We gathered by the edge of the river next to a pastel-painted cabin and a shed stacked with life jackets and paddles. The mighty roar of the Little Miami rumbled behind us. Some of us were kayaking mavens; others felt a bit of apprehension about the five-mile journey ahead. At least one of us entertained fears of flipping the kayak and flailing soundlessly beneath the water as her fellow creatives paddled serenely a few feet ahead.
It was our first-ever creative team field trip. Even though our department works closely together every day and gets along well, we rarely manage to coordinate a team lunch, much less an after-work happy hour—family obligations have us hustling out the door to school pickup, soccer practice and teacher conferences at the end of the day. So the idea of a workday adventure specifically designed to get us out of work mode was a novel one.
After a short bus ride to our launch spot, we clambered into our kayaks and were pushed out onto the water. As it happened, the first stretch of the river was alarmingly choppy. With some practice, I managed to maneuver my paddle to avoid collision with the most prominently jutting river rocks, adjusted my feet ever so delicately to avoid wobbling, and made it over the “rapids” alive.
As the water smoothed out, I began to relax and look around. Tangles of tree roots lined the banks on both sides, as turtles plopped off of logs and serene-looking homes presented their Adirondack-chaired back yards to us.
Something was smoothing out inside my brain, too. The usual chatter in my head—known in Buddhism as “monkey mind”—was quieting down, and I found myself feeling more present in the moment, taking in my surroundings with an uncharacteristic calm and focus.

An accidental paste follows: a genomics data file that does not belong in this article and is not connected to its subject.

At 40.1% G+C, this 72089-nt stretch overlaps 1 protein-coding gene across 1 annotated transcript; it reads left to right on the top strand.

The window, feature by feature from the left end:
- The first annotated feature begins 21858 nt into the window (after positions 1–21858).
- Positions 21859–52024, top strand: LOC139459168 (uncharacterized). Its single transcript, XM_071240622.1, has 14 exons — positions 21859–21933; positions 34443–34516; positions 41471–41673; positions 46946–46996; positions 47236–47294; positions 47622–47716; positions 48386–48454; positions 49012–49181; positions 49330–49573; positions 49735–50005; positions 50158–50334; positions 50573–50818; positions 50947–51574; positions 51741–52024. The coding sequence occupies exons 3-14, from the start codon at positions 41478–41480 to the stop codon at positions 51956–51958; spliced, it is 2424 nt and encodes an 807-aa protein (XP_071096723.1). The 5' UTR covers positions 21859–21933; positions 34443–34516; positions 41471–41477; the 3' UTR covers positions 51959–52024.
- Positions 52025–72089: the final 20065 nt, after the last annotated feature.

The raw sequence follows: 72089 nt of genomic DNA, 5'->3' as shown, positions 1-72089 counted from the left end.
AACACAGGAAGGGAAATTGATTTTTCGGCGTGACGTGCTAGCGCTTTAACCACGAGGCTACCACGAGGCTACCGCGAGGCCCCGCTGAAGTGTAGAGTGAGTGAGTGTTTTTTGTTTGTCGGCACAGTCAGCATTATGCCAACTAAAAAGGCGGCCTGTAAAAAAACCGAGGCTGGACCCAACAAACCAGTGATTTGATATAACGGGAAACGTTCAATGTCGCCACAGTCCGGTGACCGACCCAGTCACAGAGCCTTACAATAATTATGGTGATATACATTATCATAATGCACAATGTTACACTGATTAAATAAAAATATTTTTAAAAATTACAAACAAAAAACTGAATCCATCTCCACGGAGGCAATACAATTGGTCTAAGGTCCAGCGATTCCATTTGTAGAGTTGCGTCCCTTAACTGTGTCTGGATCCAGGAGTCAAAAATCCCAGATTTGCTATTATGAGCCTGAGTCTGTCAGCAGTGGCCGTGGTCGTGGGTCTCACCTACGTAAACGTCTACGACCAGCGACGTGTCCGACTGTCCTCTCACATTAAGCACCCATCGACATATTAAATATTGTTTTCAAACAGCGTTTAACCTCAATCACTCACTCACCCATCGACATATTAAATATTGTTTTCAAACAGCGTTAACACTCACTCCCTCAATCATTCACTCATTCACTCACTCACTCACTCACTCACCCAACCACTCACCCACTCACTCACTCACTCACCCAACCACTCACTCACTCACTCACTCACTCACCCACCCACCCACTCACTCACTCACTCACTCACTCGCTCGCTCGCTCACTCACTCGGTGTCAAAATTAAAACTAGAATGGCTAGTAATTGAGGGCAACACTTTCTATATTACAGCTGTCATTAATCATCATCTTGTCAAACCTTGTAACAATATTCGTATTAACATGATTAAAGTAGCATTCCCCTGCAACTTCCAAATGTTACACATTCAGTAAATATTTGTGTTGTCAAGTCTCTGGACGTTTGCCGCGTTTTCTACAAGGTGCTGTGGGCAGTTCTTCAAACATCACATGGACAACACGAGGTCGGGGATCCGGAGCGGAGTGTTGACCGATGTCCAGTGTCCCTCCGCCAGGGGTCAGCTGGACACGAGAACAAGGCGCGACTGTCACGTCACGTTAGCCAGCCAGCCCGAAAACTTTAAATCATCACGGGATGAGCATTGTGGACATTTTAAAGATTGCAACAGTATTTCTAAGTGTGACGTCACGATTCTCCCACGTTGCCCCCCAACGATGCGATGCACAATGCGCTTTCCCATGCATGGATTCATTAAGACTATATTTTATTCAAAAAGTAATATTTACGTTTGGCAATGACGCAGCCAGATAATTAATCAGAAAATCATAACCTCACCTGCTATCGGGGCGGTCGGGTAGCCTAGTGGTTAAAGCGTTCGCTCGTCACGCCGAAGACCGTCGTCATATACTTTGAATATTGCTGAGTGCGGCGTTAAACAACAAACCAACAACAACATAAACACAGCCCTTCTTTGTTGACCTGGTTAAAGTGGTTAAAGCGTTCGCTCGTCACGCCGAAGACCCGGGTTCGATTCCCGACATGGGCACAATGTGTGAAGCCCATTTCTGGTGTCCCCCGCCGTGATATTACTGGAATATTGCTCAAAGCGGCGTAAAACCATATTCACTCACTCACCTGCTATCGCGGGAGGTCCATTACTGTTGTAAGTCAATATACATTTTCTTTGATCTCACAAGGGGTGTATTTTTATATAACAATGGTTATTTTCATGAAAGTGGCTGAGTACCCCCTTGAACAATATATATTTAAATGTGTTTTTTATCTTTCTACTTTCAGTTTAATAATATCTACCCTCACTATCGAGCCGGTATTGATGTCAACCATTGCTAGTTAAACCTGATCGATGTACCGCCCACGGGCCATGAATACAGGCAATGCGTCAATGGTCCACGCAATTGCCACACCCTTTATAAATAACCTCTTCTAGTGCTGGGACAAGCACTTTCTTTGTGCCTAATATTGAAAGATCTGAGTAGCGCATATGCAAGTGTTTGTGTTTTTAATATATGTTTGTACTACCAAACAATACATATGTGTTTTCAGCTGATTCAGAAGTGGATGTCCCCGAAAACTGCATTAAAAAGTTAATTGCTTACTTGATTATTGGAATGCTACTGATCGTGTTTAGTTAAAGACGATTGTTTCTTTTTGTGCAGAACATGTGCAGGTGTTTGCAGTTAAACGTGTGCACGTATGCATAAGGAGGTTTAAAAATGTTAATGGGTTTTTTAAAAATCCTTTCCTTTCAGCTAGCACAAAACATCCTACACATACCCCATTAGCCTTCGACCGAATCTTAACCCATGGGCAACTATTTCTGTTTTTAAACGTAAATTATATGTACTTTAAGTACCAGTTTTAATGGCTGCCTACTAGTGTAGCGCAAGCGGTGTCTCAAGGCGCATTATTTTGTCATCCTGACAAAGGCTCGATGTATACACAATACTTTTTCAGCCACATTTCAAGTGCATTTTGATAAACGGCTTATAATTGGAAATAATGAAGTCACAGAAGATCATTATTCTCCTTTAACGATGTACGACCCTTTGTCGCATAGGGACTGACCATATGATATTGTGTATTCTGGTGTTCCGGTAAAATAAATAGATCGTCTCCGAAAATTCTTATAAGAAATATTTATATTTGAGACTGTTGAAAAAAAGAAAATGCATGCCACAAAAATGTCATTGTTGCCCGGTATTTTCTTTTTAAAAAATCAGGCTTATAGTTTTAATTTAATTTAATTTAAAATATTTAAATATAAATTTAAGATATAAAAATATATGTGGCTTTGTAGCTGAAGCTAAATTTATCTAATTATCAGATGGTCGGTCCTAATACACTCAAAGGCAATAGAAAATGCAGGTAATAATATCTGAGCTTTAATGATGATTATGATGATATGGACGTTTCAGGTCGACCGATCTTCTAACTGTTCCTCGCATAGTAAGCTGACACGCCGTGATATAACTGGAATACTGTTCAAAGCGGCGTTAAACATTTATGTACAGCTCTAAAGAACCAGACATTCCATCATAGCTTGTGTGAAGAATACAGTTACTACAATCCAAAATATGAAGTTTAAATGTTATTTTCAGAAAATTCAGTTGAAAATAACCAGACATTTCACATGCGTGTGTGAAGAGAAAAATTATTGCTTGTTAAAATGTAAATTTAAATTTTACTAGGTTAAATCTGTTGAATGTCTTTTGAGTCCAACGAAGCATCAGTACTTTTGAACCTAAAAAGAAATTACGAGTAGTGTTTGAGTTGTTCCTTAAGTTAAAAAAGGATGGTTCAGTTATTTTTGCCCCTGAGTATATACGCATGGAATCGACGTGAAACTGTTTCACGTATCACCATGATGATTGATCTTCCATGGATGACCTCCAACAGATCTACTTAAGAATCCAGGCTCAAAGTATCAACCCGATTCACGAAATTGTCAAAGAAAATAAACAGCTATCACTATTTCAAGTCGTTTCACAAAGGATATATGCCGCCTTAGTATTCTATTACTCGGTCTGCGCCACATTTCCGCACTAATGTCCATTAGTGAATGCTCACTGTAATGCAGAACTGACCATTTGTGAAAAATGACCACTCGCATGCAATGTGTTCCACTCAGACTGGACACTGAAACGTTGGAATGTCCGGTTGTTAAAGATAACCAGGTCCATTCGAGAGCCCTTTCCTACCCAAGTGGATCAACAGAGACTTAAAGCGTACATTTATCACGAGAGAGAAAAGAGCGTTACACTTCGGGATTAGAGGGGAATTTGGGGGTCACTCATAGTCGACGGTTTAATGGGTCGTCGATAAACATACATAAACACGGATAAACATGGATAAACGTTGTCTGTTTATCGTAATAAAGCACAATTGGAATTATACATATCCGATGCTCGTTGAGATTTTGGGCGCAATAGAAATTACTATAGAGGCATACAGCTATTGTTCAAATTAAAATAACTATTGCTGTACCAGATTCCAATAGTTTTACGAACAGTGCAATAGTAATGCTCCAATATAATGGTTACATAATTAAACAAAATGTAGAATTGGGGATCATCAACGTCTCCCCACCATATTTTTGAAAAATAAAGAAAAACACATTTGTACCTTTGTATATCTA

It’s been scientifically proven that being in nature allows the prefrontal cortex to rest and rejuvenate. Cyrus the Great knew it when he built relaxation gardens in Persia 2,500 years ago. The landscape architect Frederick Law Olmstead (responsible for Central Park in NYC and the Biltmore Estate in North Carolina) sensed it when he advocated for the establishment of national parks. New studies show that people recover faster in hospitals when they have a view of trees and grass from their room, and that a 15-minute walk in the woods can cause a 16% drop in the stress hormone cortisol.
For creative professionals, in particular, being in nature can yield a number of benefits that make us more effective when we get back to work: increased brain function, a boost in memory, and an improvement in creative problem solving.
So for the cost of one afternoon away from the office, our entire team of designers and writers was able to reset our brains and improve our job performance. But beyond that, we had a chance to connect in a way we don’t often manage to do in the office—talking about non-work things, getting out of our typical interpersonal ruts and experiencing something new together. Weeks later, one afternoon out on the water is still paying dividends.